If the existential pangs of Kathakali’s first non-Hindu artist deserve depiction on stage, the Delhiite crew for the Malayalam play merits bigger applause for its effort.

Towards the end of the play where a radio news bulletin announces his end in a car accident, the protagonist reappears in a post-death scene and calmly tells the audience, “Iythraye ulloo” (Hm…that is all about it).

That statement has a quality much more than brevity to it. It best sums up the stoic spirit of Kalamandalam Hyderali. To the extent of bordering on gallows humour. After all, the Kathakali musician would have been relieved that curtains had rung down on his life which presented him with episodes of humiliation for what is ideally a distinction: the first non-Hindu artiste in a four-century-old dance-drama.

True, Hyderali (1946-2006) did simultaneously acquire his share of celebrity status as an innovative classicist, but then stories of struggles — professional and personal — have a bigger potential to appeal than those of eventual glory. Presumably that is why a debut drama profiling the cult vocalist chooses to throw light on his travails, and slot him as an out-and-out tragic hero.

Nonetheless, “Enthiha Man Maanase” is not predominantly pathos-ridden, even as the title is an opening extract from a famous Kathakali song delving into Karna’s woes. The two-hour production in Malayalam by Delhi-based Janasamskriti theatre group was premiered under the aegis of Kala Keralam at Karthyayani Auditorium recently.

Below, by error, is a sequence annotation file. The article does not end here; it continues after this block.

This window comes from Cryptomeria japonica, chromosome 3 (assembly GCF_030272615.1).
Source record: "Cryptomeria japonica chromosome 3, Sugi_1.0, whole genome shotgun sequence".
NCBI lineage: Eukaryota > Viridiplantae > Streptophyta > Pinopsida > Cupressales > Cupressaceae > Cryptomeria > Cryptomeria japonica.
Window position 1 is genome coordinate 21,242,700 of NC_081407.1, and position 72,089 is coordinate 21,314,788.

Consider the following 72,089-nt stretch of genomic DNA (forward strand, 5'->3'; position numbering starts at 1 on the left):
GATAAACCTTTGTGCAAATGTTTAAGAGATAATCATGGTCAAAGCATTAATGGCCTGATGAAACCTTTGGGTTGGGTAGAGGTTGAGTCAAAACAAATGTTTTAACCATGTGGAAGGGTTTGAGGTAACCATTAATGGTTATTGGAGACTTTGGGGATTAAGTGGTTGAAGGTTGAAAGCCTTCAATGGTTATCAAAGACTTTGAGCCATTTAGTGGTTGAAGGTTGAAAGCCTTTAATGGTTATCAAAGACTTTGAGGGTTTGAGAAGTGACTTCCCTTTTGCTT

Directed by theatre enthusiasts M.V. Santhosh and Ajith G Maniyan based on the script of Dr Samkutty Pattomkary, also a Malayali based in the Capital, the play has a mammoth crew totalling 64 — 55 of them actors, including children. Opting for a chronological narrative, it essays the occasionally glad but largely grim instances from the life of the musician for whom the primarily Hindu ethos of Kathakali poses reasons for a chain of insults. They emerge more from individual malice than from societal conditions.

The play, thus, is basically about the neither-there-nor-here existence of Hyderali. For, a Muslim singing for Hindu mythological characters was not taken particularly pleasingly by his community in Kerala where Kathakali grew to become a world-class theatre art. The poignancy quotient scales further with a starker reality: the musician often gets ‘outsider’ treatment from within the art circuit. A painful instance is depicted in the latter half of the play where Hyderali has to sing from outside a temple even as the Kathakali show takes place inside its premises. Regional custom denied entry to a non-Hindu in a Travancore shrine, forcing the organisers to dismantle a part of the compound wall and erect an extended stage to ensure that the lead musician technically stood outside the precincts.

Indications to this late-1970s ‘Haripad incident’ had come for Hyderali during his student days in Kalamandalam — not far from his poverty-ridden household in central Kerala. A quirk of fate took the boy (who finished first in a local-level light-music competition as an 11-year-old but had no idea about Kathakali whatsoever) to the premier performing arts institute, only to trigger instances of discrimination.

All the same, some fellow students and tutors stood by him. Dignified as he always was, the musician is shown in four stages of his life — from a little boy in half trousers fooling around his father’s teashop business that would never flourish, to a greying philosopher-temper man who doubles up as the narrator to paint the big picture.

The change of scenes is engineered with the acting team smartly shuffling property on the near-dark stage. Quite a few of them proved to be good at singing — one quality that overall lent Hyderali his place in the history of Kathakali.